Lesson 3: Tips On Interpreting And Responding To Student Feedback
"Respect from students is preferable to their immediate approval."
- Keep in mind that first teaching experiences are rarely the best that will be done.
- Focus on the feedback regarding your teaching activities.
- Put students' negative comments in perspective. Don't over generalize.
- Before obtaining student feedback, let the students know what you intend to do as a result of their responses. Then, give students your plans for change, if any, after you have received their feedback.
- Keep in mind that if you are new to teaching, you will probably be more sensitive to negative feedback. You might want a colleague to review the feedback with you for a more objective viewpoint.
- The more evidence that is collected, the more likely you will be able to see common themes, if there are any. In other words, do not make major changes based on one source of feedback.
- View student feedback as one piece of information versus as a comprehensive assessment.
- To help you become objective about the feedback, upon completing a comprehensive assessment, separate it into positive and negative comments and then regroup by subject such as textbook, teaching techniques, tests, etc. Then look at the frequency of these comments.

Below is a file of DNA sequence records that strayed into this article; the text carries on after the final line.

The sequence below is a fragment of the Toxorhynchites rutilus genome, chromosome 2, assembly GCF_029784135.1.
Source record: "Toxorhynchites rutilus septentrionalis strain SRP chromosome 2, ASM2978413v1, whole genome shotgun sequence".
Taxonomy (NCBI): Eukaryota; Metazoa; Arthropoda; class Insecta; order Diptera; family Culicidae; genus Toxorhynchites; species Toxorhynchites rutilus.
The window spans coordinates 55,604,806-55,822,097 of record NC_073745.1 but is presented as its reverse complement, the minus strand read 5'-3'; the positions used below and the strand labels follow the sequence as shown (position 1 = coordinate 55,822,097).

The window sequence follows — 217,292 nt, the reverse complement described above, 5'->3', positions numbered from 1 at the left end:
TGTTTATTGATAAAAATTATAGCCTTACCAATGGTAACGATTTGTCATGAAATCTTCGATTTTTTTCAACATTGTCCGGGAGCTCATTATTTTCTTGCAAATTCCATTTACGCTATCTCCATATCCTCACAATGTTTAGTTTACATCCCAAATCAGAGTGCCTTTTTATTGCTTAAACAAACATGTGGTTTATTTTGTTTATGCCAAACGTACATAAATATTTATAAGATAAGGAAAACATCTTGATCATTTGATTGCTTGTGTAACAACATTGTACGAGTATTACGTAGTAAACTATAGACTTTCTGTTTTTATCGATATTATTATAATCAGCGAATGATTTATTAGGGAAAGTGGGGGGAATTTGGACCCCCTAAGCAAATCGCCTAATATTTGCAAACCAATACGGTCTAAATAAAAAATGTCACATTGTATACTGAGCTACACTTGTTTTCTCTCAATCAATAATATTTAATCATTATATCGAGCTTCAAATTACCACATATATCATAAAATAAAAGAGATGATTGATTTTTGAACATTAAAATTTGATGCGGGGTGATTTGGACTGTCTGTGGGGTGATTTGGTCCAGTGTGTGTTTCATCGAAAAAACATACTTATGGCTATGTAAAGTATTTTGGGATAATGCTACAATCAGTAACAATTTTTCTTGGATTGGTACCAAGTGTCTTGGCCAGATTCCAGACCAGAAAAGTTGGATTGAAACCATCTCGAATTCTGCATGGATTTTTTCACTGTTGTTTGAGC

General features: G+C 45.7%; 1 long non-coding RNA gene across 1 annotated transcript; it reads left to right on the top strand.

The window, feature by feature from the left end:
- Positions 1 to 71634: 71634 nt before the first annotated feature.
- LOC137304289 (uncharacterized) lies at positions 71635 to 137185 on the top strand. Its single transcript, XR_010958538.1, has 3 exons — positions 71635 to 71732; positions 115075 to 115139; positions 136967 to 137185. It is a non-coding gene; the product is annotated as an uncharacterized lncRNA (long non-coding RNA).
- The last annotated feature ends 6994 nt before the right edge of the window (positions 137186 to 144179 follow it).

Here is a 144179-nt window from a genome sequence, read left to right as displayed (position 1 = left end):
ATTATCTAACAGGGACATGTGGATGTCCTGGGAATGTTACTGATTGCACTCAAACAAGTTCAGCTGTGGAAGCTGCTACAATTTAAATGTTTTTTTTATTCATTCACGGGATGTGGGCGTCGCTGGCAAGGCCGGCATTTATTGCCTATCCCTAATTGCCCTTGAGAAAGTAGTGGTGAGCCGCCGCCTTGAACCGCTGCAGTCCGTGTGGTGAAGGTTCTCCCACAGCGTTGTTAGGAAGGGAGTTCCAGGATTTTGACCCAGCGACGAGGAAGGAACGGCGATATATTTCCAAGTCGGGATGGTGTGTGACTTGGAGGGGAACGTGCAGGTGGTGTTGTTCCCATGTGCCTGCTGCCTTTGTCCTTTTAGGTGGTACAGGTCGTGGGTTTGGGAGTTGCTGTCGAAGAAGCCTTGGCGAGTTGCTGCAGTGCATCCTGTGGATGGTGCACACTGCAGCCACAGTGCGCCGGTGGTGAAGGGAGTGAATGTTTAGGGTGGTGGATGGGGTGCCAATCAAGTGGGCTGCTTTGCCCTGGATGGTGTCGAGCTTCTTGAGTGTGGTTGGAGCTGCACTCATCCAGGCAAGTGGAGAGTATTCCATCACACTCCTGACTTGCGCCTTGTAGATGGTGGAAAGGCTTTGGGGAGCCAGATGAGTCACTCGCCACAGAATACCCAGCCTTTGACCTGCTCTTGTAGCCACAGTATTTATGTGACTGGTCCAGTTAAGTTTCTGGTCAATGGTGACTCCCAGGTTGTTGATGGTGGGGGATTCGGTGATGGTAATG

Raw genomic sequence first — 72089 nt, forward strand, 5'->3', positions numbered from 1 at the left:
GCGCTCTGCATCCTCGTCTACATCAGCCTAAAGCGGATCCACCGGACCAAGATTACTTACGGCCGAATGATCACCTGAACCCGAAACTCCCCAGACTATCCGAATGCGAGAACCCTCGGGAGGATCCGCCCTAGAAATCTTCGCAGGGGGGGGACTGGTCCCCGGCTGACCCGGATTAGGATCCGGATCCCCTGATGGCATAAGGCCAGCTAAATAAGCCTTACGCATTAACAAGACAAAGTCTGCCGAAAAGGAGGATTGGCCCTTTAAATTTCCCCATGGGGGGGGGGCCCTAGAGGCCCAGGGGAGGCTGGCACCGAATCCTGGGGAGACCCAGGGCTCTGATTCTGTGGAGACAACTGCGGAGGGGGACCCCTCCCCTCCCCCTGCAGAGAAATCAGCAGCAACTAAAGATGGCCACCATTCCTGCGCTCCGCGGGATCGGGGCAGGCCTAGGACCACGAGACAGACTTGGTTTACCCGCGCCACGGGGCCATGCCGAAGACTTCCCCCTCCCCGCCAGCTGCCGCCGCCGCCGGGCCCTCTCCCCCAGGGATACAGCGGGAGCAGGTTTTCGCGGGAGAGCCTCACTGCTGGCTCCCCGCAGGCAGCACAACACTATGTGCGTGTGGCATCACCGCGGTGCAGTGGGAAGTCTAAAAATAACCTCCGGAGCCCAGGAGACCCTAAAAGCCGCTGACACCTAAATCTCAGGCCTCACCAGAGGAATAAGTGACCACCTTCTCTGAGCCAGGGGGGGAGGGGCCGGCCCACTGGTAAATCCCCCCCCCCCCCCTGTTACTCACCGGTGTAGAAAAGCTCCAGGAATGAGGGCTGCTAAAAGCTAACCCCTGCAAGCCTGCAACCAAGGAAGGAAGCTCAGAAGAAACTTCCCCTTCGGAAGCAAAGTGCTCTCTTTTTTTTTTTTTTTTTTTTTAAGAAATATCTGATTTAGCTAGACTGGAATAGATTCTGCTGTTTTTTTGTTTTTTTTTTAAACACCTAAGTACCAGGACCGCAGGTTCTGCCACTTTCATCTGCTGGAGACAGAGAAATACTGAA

- In order for feedback to lead to improvement, it should do the following.
- Tell you something you didn't know.
- Be of value to you so that you want to change.
- Include suggestions for change, if applicable.
- For ideas on improving or changing your teaching style, ask exemplary instructors
if you can observe them teaching.
What feedback activities would you select to address the problems/issues identified in the following scenarios?
Two students have come to your office stating that they represent the whole class. They wish to make you aware that all of the students are having difficulty following your lectures and understanding what is important for them to know for the exams. What will your response be to this feedback?
You have been teaching for two years and each semester your student evaluations indicate that students feel you have difficulty explaining the content clearly. You have decided to implement some new techniques to help remedy this problem and you wish to find out how effective these changes are prior to the end of the semester student evaluations. What action will you take? Be specific.
You have tried a more collaborative approach to learning this semester and you wish to evaluate the process. What steps will you take. List a minimum of two.
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